Before starting the project I asked these five guys what their dream job was and four of them told me they wanted to be web developers. Around the same time I saw a blog post by someone who had started a code school for refugees in Amsterdam. So to make a long story short, I flew to Amsterdam to shadow the school and then returned to Greece to set up a similar school. 3 months and about $15,000 later the school opened its doors. This month we expect to graduate our first 7 students.
My experience in Greece had a profound effect on how I think about the question of why I work. It taught me that none of us are helpless in the fight against injustice and inequality, and it also made me feel strongly that any work I do should aim to improve the lives of others. I work because at this moment there are 65 million refugees living in camps just like the one I spent time in last summer, because there are 1 billion people living in extreme poverty, and because the world’s most marginalized groups of people don’t have a voice. The goal of my new film studio is to use stories to tackle some of these problems, to “comfort the afflicted and afflict the comfortable” as the saying goes.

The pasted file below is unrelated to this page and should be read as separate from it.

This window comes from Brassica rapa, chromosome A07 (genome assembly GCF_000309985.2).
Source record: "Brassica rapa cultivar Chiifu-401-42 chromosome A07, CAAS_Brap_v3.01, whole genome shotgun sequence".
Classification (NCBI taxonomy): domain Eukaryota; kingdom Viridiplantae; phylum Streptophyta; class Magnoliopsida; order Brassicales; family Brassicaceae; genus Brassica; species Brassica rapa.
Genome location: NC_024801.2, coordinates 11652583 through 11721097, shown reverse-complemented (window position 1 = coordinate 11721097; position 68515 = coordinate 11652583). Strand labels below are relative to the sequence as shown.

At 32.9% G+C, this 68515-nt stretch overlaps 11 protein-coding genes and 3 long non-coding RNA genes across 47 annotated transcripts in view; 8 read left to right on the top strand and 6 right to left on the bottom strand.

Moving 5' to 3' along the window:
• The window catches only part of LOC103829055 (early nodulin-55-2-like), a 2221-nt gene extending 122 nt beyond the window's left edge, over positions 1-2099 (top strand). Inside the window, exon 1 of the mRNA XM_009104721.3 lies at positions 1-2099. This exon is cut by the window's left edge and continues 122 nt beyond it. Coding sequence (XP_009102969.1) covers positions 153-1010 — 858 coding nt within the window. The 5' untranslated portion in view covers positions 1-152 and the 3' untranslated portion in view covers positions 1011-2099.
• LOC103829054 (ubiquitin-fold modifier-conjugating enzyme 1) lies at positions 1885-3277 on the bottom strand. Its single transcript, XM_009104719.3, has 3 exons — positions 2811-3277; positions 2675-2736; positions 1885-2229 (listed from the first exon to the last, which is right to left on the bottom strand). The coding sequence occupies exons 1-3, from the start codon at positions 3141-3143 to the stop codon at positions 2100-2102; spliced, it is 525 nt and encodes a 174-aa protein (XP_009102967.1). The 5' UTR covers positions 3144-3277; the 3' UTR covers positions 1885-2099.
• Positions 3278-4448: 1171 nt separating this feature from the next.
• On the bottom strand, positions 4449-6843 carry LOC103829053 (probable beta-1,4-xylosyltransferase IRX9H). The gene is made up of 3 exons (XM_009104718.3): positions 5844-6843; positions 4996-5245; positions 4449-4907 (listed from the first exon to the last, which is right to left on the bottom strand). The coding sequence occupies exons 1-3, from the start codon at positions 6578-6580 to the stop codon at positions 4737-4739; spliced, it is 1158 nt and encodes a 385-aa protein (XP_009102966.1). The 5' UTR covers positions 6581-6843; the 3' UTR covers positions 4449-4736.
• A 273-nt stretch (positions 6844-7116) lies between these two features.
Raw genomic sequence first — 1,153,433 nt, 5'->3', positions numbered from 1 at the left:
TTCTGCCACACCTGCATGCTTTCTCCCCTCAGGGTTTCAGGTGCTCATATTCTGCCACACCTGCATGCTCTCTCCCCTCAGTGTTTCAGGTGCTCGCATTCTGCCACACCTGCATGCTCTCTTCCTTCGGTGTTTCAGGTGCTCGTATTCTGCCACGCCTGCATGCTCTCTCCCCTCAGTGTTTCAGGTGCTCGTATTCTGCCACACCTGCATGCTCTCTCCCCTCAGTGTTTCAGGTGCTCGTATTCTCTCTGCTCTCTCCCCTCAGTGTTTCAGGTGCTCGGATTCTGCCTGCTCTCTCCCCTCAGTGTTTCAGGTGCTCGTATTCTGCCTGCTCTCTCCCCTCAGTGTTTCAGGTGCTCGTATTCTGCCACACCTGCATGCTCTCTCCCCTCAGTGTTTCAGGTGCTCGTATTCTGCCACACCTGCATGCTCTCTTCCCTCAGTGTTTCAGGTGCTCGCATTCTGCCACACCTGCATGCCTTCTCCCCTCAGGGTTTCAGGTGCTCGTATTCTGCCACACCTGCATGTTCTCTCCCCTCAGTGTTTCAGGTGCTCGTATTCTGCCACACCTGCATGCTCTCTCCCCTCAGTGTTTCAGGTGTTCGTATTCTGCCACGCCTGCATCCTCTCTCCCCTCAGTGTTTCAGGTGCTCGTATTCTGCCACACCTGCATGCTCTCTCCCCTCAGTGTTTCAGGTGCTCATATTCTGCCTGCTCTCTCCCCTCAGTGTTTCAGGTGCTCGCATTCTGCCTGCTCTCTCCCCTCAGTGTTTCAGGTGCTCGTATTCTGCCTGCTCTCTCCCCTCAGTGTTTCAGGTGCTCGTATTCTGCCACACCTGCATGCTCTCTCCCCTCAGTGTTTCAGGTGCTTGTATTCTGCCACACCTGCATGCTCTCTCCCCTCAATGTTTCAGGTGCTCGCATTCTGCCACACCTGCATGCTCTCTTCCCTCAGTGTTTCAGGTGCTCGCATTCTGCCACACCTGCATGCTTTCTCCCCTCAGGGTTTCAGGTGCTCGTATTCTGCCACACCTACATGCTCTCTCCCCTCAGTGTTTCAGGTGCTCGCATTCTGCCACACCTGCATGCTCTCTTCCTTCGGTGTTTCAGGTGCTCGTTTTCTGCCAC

3. What is the one thing you believe to be true but others rarely agree with you on?
There is no such thing as altruism. In economics and political science one of the first things you learn is that “man is a selfish beast.” I used to think that wasn’t true. I pointed to charities and people who donate their money or time as examples of the contrary. But my experience starting a non-profit showed me that the humanitarian sector is full of self-interest. I don’t mean corruption (although that happens). The way I saw self-interest manifest was in egoists’ desire to put their name on every project possible, in some cases to the determinant of the people they claimed to be helping.